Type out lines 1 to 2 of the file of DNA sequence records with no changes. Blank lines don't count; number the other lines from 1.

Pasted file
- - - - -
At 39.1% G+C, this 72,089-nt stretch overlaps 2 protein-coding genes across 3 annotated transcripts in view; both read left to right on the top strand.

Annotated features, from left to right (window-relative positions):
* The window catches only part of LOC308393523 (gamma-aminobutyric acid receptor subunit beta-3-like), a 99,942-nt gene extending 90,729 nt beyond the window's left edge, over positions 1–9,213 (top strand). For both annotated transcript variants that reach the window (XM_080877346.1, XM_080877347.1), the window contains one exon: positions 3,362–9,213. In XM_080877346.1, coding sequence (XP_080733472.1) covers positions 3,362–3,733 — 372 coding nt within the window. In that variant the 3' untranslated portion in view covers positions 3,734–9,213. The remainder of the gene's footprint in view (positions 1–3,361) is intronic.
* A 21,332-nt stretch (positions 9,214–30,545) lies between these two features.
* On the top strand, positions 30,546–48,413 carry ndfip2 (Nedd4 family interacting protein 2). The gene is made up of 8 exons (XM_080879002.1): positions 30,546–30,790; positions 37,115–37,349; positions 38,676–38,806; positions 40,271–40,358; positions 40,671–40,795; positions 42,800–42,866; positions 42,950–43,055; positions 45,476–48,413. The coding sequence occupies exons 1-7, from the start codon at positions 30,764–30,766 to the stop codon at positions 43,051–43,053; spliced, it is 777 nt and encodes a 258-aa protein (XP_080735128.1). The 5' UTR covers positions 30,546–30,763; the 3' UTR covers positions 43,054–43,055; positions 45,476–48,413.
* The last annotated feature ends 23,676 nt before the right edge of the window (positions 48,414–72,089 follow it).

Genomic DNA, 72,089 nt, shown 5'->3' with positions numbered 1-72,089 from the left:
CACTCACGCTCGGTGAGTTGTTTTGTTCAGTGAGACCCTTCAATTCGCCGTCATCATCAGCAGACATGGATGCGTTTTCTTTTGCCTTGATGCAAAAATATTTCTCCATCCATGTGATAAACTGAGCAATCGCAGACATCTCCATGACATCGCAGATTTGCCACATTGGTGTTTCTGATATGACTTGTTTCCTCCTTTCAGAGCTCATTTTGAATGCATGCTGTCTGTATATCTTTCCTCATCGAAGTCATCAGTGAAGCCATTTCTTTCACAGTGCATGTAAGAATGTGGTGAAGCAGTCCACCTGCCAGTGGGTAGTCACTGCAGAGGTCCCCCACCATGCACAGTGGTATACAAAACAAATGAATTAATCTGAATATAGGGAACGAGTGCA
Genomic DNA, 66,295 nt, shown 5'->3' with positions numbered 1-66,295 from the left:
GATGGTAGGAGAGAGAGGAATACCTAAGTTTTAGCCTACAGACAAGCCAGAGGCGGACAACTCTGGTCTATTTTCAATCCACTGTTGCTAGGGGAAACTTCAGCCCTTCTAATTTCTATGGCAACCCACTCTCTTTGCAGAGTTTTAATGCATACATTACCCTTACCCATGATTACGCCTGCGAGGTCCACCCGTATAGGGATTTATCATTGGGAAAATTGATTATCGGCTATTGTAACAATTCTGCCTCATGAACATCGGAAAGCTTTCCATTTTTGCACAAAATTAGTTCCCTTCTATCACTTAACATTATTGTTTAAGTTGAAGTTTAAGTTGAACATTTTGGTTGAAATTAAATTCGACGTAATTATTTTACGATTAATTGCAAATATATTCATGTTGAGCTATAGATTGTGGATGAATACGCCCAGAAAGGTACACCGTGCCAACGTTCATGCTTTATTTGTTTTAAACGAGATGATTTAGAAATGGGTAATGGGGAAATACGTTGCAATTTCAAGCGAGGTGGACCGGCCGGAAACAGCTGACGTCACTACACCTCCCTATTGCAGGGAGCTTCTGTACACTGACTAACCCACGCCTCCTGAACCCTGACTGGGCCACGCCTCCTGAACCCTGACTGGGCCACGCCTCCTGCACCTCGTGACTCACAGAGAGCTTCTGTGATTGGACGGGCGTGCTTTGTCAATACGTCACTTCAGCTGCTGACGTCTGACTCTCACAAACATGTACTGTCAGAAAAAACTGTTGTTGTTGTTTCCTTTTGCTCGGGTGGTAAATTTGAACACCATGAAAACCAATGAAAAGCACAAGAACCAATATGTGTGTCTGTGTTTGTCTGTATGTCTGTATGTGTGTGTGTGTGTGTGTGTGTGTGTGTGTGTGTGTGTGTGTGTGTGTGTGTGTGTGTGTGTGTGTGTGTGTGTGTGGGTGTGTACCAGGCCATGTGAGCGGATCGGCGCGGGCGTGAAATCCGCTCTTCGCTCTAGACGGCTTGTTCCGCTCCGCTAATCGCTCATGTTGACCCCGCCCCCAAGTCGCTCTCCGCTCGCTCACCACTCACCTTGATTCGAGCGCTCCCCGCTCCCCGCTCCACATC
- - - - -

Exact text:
At 39.1% G+C, this 72,089-nt stretch overlaps 2 protein-coding genes across 3 annotated transcripts in view; both read left to right on the top strand.

Annotated features, from left to right (window-relative positions):